To call the themes in Felicia Luna Lemus’s spare, poetic memoir, Particulate Matter, timely would be an almost comic understatement. Yet the story she tells—involving fire, illness, isolation, and the ravages of climate change—is not about the endless disaster that is 2020. Instead, it unfolds several years earlier, as wildfires rage and ash falls in Los Angeles and Lemus’s wife, the novelist Nina Revoyr, fights for breath in a retreat remote from the city she has been forced to flee.
The saga begins with Revoyr’s complaint “It feels like my lungs are sunburned,” after which the couple rushes to a hospital. Lemus, no stranger to loss, offers several fragmentary depictions of tragedy, including her grandfather’s death by lightning. “It was naive of me to think the skies could be neutral,” she writes. Upon finding a fallen hummingbird nest, she notes, “I should put it back where I found it. But it’s mine now.” What she is addressing is her own loneliness during her forced separation from her wife.
Such allusions are the way Particulate Matter conveys information: delicately, elliptically. It’s mainly through inference, for example, that we learn that Revoyr does not come home from the hospital but moves to a “little house, home-not-home” in a coastal community, where the air is cleaner, leaving Lemus to spread herself between that place and the couple’s home in the city, where, she notes, “I toss and turn, but I do not take your side of the bed.”
This “your”—addressed to Revoyr—fits the tendency to eschew explanation: once we relax into the direct address (even the dedication reads simply “Nina”), we absorb Lemus’s meditations on grief, fear, loss, and a changing, dangerous earth. It is as if we are eavesdroppers to one side of an intimate coded conversation between the author and her wife.
It is a conversation about many things. Lemus carries several obsessions throughout the book—which is short enough to be an essay, since many pages contain no more than a sentence or two. These fixations include resistance to the city, with its noise and its impatience, the honking in tunnels, the fireworks that sound “like war.”
Yet there is nowhere to hide: Revoyr’s new place turns out to be toxic also, and when she tries to camp in the yard, a rat falls from a tree onto her tent. Nothing is safe. There’s a bomb scare at Revoyr’s office; a shooting occurs at the freeway exit Lemus takes to visit her.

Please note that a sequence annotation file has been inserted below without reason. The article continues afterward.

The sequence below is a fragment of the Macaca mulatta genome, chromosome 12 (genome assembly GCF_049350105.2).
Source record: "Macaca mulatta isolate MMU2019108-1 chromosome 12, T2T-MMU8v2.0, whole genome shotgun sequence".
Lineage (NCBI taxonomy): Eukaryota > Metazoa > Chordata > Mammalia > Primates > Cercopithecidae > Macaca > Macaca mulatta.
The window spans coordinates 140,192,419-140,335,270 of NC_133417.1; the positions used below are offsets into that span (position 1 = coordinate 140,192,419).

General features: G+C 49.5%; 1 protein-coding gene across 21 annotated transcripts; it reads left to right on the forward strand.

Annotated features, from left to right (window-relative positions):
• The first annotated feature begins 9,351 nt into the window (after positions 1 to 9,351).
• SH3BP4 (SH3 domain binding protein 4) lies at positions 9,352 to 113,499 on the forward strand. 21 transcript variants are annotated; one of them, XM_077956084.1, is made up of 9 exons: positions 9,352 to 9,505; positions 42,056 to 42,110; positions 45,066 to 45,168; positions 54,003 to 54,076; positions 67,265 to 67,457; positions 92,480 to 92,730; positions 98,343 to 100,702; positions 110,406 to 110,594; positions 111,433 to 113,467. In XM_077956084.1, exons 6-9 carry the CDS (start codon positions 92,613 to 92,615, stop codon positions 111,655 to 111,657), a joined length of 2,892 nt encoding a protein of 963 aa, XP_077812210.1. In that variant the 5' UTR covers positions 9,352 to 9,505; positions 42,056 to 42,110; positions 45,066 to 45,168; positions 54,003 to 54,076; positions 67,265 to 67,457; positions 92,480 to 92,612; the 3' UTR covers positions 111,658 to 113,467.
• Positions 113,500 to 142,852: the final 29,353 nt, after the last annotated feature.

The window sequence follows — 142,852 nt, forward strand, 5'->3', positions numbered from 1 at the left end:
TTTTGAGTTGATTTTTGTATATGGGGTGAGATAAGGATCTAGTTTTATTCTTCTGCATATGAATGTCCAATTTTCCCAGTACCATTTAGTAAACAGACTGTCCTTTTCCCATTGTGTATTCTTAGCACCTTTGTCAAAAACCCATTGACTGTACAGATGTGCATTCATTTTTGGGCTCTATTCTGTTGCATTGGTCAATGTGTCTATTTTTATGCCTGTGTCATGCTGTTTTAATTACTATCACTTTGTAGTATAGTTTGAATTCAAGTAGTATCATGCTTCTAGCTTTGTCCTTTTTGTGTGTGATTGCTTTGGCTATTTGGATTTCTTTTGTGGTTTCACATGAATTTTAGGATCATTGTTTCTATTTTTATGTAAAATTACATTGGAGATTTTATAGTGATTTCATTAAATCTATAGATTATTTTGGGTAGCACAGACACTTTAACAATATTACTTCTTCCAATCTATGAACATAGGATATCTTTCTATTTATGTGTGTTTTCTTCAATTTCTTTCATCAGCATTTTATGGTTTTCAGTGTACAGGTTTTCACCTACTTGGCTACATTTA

Meanwhile, in their new community—“(temporary),” Lemus assures herself and Revoyr in repeated parentheses—the biracial couple become visible in a way they are not in Los Angeles. Lemus is made to prove she isn’t stealing at a swanky home goods store, and the Starbucks barista finds Felicia an impossible name to spell. The in-your-face chaos of the city is juxtaposed with the quiet neighborhood where surfaces are full of beauty but danger lies underneath.
Ultimately, Lemus is preoccupied with transformation—in a marriage, in a body, in a country, in the land. She compares a cautious coyote pup with “one older, railish, rough patches of fur. No fear in his stride.” She suggests that a brown widow bite will give her “superpowers” and confides that the movies she and Revoyr have happily watched will make her weep should her wife die. This sense of imminent mortality is contrasted with the trees and cacti that have “survived world wars.”
Lemus changes as her ordeal wears on: she smells fire repeatedly even after the flames have been put out, calling in the dog and shutting her windows against what may be PTSD. She loves Revoyr’s sincerity, but her own voice veers to jaded; one page bears the single sentence “Seriously, what the fuck?”
Particulate Matter is emotionally gripping, despite Lemus’s elusive approach to narrative. The memoir never reveals the specifics of Revoyr’s condition, nor discusses in much detail why Lemus must continue to live in Los Angeles. (Such revelations, of course, would be redundant, since Lemus’s reader is, first and foremost, her wife.)
In that sense, Particulate Matter joins the ranks of similarly elliptical-yet-intimate grief narratives like Karen Green’s Bough Down, written in response to the suicide of her husband, David Foster Wallace. What distinguishes Lemus’s book, however, is something she could not have known while writing, and that is how the nightmare lived by one California couple became, in the summer of 2020, the nightmare lived by much of the West Coast. This makes Particulate Matter not just a memoir but also an oracle, foreseeing the present as we repeat, en masse, a similar ordeal, separated from loved ones and watching the sky rain apocalyptic ash, telling ourselves, as Lemus does, “I almost believe this…will end someday.”